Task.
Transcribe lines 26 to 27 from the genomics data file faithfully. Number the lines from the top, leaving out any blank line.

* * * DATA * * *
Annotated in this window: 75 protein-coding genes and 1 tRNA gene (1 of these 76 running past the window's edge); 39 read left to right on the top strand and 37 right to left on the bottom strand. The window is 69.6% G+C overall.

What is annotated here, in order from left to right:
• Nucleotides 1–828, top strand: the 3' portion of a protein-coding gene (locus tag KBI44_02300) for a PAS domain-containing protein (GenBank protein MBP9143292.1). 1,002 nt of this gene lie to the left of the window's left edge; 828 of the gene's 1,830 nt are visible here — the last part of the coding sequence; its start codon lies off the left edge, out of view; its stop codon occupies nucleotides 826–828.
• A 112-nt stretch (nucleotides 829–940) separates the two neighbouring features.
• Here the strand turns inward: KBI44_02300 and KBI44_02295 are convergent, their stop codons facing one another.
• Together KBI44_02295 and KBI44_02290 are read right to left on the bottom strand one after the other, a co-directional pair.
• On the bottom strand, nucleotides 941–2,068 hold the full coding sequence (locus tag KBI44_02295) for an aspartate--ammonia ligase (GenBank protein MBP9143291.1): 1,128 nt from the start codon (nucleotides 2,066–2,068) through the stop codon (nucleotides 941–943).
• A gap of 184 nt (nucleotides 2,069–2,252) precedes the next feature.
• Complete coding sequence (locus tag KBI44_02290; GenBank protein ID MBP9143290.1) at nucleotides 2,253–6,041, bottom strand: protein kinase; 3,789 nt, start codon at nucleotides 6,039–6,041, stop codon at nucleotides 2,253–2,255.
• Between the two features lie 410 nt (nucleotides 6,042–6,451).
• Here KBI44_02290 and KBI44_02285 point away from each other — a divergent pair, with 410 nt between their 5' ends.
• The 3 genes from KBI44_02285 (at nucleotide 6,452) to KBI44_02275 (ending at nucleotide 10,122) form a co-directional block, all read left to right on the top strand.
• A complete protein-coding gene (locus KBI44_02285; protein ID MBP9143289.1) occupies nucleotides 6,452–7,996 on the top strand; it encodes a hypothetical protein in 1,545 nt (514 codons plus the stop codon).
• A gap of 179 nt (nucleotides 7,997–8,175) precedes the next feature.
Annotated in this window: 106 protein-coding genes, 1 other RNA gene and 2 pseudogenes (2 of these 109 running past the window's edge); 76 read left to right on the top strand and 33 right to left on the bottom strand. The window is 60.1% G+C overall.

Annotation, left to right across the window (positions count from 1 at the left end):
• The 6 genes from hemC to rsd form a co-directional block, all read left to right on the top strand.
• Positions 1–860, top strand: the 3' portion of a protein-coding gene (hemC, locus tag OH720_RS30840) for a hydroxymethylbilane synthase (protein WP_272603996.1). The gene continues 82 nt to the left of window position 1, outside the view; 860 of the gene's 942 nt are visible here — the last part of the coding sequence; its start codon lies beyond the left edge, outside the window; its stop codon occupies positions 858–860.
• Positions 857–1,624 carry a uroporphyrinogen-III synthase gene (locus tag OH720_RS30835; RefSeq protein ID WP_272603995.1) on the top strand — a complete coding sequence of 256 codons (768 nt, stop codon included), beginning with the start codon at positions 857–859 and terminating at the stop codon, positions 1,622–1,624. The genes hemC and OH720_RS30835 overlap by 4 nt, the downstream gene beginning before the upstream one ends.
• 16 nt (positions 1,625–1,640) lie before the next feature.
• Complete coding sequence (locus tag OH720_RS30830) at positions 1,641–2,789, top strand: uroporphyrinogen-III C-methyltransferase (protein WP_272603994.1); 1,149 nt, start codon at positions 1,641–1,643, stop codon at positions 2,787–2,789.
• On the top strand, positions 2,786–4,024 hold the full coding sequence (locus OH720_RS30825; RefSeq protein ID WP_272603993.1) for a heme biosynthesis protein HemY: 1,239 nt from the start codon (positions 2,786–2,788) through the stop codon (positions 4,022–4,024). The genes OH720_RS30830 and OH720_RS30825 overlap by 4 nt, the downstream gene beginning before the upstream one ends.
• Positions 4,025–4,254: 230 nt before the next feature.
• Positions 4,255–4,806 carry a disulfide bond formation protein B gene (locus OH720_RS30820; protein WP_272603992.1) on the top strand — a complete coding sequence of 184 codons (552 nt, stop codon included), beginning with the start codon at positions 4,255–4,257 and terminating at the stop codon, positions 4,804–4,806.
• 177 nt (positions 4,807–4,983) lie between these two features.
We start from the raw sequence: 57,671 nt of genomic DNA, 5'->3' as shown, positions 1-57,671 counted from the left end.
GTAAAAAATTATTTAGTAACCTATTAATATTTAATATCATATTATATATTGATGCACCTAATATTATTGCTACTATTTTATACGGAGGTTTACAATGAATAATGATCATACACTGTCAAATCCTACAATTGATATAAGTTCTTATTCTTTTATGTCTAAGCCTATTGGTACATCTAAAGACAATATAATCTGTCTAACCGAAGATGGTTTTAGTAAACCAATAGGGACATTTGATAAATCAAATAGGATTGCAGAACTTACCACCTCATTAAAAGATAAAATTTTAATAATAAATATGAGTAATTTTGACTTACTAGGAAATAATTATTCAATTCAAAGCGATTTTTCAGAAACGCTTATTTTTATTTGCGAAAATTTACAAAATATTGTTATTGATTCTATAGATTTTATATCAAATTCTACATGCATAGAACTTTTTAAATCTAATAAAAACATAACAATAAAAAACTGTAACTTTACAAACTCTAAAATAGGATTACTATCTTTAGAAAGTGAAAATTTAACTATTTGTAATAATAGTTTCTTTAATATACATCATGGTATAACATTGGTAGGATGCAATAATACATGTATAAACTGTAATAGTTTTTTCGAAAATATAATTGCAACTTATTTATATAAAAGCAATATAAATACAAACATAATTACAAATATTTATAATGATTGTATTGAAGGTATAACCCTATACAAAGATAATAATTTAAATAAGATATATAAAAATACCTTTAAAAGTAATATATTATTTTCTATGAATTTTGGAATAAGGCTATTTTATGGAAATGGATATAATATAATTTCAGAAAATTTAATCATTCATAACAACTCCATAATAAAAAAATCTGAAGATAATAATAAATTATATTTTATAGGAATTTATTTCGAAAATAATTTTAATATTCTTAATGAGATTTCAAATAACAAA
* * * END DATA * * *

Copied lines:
We start from the raw sequence: 57,671 nt of genomic DNA, 5'->3' as shown, positions 1-57,671 counted from the left end.
GTAAAAAATTATTTAGTAACCTATTAATATTTAATATCATATTATATATTGATGCACCTAATATTATTGCTACTATTTTATACGGAGGTTTACAATGAATAATGATCATACACTGTCAAATCCTACAATTGATATAAGTTCTTATTCTTTTATGTCTAAGCCTATTGGTACATCTAAAGACAATATAATCTGTCTAACCGAAGATGGTTTTAGTAAACCAATAGGGACATTTGATAAATCAAATAGGATTGCAGAACTTACCACCTCATTAAAAGATAAAATTTTAATAATAAATATGAGTAATTTTGACTTACTAGGAAATAATTATTCAATTCAAAGCGATTTTTCAGAAACGCTTATTTTTATTTGCGAAAATTTACAAAATATTGTTATTGATTCTATAGATTTTATATCAAATTCTACATGCATAGAACTTTTTAAATCTAATAAAAACATAACAATAAAAAACTGTAACTTTACAAACTCTAAAATAGGATTACTATCTTTAGAAAGTGAAAATTTAACTATTTGTAATAATAGTTTCTTTAATATACATCATGGTATAACATTGGTAGGATGCAATAATACATGTATAAACTGTAATAGTTTTTTCGAAAATATAATTGCAACTTATTTATATAAAAGCAATATAAATACAAACATAATTACAAATATTTATAATGATTGTATTGAAGGTATAACCCTATACAAAGATAATAATTTAAATAAGATATATAAAAATACCTTTAAAAGTAATATATTATTTTCTATGAATTTTGGAATAAGGCTATTTTATGGAAATGGATATAATATAATTTCAGAAAATTTAATCATTCATAACAACTCCATAATAAAAAAATCTGAAGATAATAATAAATTATATTTTATAGGAATTTATTTCGAAAATAATTTTAATATTCTTAATGAGATTTCAAATAACAAA